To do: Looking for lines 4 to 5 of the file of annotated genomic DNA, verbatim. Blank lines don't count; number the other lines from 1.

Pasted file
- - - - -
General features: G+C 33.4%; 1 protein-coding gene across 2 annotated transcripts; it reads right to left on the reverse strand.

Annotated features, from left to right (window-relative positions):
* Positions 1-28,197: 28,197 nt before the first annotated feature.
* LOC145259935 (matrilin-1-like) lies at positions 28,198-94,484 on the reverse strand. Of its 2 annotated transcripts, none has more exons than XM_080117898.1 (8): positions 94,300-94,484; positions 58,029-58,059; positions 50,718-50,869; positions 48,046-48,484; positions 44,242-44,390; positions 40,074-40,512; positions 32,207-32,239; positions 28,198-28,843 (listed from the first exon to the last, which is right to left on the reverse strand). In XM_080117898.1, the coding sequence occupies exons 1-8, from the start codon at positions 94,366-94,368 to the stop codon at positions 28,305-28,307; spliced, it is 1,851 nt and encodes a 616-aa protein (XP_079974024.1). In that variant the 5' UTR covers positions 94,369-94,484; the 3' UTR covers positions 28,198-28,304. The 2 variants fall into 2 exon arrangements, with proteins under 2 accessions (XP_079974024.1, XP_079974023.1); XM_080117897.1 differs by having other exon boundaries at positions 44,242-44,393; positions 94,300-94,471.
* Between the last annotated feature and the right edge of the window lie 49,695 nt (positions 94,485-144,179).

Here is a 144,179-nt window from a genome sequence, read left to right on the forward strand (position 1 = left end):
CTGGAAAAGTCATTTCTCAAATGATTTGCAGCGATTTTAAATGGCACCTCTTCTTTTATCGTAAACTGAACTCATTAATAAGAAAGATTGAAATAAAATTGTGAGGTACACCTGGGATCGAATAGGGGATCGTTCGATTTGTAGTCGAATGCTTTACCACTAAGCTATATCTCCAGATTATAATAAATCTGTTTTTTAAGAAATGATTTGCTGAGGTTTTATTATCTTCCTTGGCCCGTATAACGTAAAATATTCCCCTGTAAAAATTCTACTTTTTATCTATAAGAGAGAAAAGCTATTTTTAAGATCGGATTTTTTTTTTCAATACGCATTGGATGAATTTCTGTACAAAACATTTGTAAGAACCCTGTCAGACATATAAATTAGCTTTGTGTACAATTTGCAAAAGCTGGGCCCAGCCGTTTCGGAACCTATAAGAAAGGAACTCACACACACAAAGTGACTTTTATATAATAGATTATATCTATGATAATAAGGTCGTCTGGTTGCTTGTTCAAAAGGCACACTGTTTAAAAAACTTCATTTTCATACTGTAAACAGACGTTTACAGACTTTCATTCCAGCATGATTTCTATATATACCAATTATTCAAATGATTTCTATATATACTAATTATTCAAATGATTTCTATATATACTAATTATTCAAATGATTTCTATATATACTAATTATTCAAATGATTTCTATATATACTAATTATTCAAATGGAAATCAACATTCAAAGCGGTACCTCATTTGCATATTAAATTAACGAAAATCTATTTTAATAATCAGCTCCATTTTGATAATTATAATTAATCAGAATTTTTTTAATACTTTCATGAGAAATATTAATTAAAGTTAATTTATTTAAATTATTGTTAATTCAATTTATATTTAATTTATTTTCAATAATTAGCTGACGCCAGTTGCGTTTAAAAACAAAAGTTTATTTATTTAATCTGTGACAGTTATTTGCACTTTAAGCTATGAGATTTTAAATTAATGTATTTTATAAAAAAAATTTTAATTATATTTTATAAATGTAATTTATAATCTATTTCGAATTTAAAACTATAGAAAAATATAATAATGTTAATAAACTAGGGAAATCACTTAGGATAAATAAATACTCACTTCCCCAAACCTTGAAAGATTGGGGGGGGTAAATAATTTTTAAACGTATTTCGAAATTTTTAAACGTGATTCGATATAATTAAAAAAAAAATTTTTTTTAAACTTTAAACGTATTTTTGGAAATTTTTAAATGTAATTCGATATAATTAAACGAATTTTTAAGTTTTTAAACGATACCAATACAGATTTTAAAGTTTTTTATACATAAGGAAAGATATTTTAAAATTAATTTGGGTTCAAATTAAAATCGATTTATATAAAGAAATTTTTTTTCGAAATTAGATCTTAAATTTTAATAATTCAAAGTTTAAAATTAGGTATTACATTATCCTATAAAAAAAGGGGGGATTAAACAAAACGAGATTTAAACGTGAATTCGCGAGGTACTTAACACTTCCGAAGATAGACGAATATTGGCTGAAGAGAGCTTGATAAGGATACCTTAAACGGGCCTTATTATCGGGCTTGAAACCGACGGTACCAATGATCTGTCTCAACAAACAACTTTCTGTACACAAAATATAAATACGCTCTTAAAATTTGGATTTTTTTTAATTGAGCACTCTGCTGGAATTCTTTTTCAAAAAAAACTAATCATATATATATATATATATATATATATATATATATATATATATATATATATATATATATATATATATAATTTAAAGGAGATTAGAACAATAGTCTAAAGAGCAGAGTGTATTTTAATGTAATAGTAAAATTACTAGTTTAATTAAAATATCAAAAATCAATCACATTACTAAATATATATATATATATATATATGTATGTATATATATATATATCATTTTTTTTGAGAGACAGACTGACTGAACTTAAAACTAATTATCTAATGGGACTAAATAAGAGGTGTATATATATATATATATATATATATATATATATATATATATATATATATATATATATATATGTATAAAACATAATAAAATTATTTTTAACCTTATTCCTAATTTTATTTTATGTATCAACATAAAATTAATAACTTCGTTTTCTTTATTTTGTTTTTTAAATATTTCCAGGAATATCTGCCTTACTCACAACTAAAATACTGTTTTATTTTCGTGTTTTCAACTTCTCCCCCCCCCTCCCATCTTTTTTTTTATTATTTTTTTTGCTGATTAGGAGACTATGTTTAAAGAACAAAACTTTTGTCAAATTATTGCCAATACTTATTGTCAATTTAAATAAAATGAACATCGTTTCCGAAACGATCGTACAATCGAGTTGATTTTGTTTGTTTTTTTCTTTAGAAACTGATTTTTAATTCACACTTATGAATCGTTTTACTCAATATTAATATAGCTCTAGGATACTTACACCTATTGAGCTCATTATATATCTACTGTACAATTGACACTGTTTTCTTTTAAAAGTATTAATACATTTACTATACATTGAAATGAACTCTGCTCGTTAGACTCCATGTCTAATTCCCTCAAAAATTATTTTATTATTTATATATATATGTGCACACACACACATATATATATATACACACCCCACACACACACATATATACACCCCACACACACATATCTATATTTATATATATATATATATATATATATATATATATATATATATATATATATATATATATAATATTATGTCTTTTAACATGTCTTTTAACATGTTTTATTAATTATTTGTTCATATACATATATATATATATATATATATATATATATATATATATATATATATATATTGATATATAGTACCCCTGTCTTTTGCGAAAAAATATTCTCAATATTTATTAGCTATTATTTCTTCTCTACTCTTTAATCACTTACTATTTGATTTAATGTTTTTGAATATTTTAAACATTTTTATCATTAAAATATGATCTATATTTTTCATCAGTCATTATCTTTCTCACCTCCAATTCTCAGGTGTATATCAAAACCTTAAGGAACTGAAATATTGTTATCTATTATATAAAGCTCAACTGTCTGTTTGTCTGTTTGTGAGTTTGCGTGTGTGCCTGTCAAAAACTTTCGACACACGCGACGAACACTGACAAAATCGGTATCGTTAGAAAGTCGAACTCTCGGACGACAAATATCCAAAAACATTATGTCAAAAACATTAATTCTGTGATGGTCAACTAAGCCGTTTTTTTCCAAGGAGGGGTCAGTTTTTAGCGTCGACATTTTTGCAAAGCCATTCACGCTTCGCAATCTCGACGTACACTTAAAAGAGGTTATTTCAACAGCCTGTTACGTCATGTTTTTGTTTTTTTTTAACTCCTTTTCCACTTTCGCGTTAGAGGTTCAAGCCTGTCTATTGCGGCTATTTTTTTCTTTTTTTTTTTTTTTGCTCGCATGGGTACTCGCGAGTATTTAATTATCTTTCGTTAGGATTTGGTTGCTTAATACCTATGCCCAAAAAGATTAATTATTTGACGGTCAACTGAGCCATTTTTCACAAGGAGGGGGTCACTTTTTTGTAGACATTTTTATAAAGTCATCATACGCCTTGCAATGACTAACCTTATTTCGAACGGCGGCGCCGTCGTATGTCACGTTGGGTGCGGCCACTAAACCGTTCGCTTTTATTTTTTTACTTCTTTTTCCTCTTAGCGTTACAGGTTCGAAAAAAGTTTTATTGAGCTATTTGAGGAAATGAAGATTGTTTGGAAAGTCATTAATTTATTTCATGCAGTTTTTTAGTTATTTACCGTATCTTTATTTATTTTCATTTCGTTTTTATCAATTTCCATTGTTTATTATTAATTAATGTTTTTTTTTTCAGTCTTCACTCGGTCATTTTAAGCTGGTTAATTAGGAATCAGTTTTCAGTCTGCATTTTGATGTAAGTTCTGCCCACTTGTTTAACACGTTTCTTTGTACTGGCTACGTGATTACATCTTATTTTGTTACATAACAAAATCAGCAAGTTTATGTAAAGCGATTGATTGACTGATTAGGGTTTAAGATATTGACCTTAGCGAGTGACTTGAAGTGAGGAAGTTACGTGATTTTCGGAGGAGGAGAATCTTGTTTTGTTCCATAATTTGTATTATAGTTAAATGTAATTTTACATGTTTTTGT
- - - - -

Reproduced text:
* LOC145259935 (matrilin-1-like) lies at positions 28,198-94,484 on the reverse strand. Of its 2 annotated transcripts, none has more exons than XM_080117898.1 (8): positions 94,300-94,484; positions 58,029-58,059; positions 50,718-50,869; positions 48,046-48,484; positions 44,242-44,390; positions 40,074-40,512; positions 32,207-32,239; positions 28,198-28,843 (listed from the first exon to the last, which is right to left on the reverse strand). In XM_080117898.1, the coding sequence occupies exons 1-8, from the start codon at positions 94,366-94,368 to the stop codon at positions 28,305-28,307; spliced, it is 1,851 nt and encodes a 616-aa protein (XP_079974024.1). In that variant the 5' UTR covers positions 94,369-94,484; the 3' UTR covers positions 28,198-28,304. The 2 variants fall into 2 exon arrangements, with proteins under 2 accessions (XP_079974024.1, XP_079974023.1); XM_080117897.1 differs by having other exon boundaries at positions 44,242-44,393; positions 94,300-94,471.
* Between the last annotated feature and the right edge of the window lie 49,695 nt (positions 94,485-144,179).